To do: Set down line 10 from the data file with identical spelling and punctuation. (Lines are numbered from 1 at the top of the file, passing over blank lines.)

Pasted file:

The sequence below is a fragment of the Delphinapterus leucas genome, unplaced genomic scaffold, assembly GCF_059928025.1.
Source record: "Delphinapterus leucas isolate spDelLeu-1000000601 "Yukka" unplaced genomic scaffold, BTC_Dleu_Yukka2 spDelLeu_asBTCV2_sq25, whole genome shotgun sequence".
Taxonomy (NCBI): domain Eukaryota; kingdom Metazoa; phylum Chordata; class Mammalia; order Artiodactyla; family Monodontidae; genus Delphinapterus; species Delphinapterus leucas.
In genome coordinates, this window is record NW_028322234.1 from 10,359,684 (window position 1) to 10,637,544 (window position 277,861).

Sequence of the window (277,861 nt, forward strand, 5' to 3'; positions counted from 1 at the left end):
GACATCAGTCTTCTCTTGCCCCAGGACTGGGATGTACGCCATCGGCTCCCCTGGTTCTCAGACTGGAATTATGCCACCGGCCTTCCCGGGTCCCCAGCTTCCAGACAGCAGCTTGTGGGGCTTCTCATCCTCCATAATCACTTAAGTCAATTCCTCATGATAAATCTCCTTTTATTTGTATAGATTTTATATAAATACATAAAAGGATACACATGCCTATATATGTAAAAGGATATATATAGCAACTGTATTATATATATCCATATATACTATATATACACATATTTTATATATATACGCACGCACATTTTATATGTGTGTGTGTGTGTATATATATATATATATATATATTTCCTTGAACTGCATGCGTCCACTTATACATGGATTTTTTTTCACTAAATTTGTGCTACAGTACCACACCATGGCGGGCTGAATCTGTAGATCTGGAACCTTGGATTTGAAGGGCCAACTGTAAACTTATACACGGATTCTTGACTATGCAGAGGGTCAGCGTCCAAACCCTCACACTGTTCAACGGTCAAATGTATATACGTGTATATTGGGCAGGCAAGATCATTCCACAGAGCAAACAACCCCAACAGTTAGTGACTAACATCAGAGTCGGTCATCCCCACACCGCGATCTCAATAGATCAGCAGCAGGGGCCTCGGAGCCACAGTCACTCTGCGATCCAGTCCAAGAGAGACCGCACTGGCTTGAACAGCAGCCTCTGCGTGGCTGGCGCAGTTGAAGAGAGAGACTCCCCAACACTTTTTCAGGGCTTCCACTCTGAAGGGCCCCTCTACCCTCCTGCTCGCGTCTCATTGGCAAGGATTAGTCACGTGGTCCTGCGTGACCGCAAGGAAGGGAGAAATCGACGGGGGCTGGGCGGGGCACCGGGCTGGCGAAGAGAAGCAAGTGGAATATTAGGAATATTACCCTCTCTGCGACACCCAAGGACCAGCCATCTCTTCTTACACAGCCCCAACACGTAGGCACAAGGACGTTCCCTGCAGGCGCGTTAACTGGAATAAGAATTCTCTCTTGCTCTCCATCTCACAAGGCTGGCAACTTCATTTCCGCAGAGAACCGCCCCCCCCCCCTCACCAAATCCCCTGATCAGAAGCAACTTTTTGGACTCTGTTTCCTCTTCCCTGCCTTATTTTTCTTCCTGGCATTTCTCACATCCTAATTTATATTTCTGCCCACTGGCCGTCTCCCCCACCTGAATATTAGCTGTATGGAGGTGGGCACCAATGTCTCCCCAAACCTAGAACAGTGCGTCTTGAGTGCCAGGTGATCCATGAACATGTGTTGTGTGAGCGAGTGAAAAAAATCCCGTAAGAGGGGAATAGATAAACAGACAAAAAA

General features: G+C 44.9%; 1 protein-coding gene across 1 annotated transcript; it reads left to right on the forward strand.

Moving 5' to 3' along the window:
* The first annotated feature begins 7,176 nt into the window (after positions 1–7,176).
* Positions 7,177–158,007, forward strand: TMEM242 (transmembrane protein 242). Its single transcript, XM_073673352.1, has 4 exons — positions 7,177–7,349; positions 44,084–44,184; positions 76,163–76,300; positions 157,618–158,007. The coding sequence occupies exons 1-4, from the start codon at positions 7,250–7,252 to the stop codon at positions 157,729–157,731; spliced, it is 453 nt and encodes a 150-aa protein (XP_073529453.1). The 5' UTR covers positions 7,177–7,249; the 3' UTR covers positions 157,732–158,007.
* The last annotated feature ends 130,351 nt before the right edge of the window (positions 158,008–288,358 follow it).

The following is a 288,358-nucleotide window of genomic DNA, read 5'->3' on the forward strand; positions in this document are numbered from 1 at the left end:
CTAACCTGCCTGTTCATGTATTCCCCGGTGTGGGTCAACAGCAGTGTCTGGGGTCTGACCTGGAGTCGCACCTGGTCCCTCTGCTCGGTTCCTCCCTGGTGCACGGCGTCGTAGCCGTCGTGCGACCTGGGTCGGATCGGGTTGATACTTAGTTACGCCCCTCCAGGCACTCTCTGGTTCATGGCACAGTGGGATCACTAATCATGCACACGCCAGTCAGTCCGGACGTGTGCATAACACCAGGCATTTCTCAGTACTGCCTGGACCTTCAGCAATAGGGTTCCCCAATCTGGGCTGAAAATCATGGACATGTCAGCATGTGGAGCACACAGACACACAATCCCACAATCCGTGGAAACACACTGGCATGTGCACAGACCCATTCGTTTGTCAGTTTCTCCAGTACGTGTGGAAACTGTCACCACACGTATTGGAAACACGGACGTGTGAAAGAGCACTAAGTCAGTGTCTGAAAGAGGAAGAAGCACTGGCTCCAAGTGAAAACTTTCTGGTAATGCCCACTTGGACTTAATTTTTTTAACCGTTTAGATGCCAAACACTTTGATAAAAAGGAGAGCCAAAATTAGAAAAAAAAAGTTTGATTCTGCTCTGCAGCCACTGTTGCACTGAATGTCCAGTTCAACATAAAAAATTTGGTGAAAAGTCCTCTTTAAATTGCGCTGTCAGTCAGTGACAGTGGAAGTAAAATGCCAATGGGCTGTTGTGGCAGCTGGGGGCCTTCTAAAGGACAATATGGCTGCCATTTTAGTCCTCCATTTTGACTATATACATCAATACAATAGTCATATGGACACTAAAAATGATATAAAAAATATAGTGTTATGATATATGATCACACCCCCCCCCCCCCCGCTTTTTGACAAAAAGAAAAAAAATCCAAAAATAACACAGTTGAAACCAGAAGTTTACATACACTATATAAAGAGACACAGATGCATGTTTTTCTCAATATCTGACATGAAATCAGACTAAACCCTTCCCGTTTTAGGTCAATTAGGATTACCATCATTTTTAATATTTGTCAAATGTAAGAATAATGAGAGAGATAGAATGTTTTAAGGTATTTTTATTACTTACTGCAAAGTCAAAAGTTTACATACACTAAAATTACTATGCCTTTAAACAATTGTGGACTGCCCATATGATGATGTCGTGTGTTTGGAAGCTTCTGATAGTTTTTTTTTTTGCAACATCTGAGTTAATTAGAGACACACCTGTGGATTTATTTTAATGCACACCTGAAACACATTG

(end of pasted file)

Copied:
* Positions 7,177–158,007, forward strand: TMEM242 (transmembrane protein 242). Its single transcript, XM_073673352.1, has 4 exons — positions 7,177–7,349; positions 44,084–44,184; positions 76,163–76,300; positions 157,618–158,007. The coding sequence occupies exons 1-4, from the start codon at positions 7,250–7,252 to the stop codon at positions 157,729–157,731; spliced, it is 453 nt and encodes a 150-aa protein (XP_073529453.1). The 5' UTR covers positions 7,177–7,249; the 3' UTR covers positions 157,732–158,007.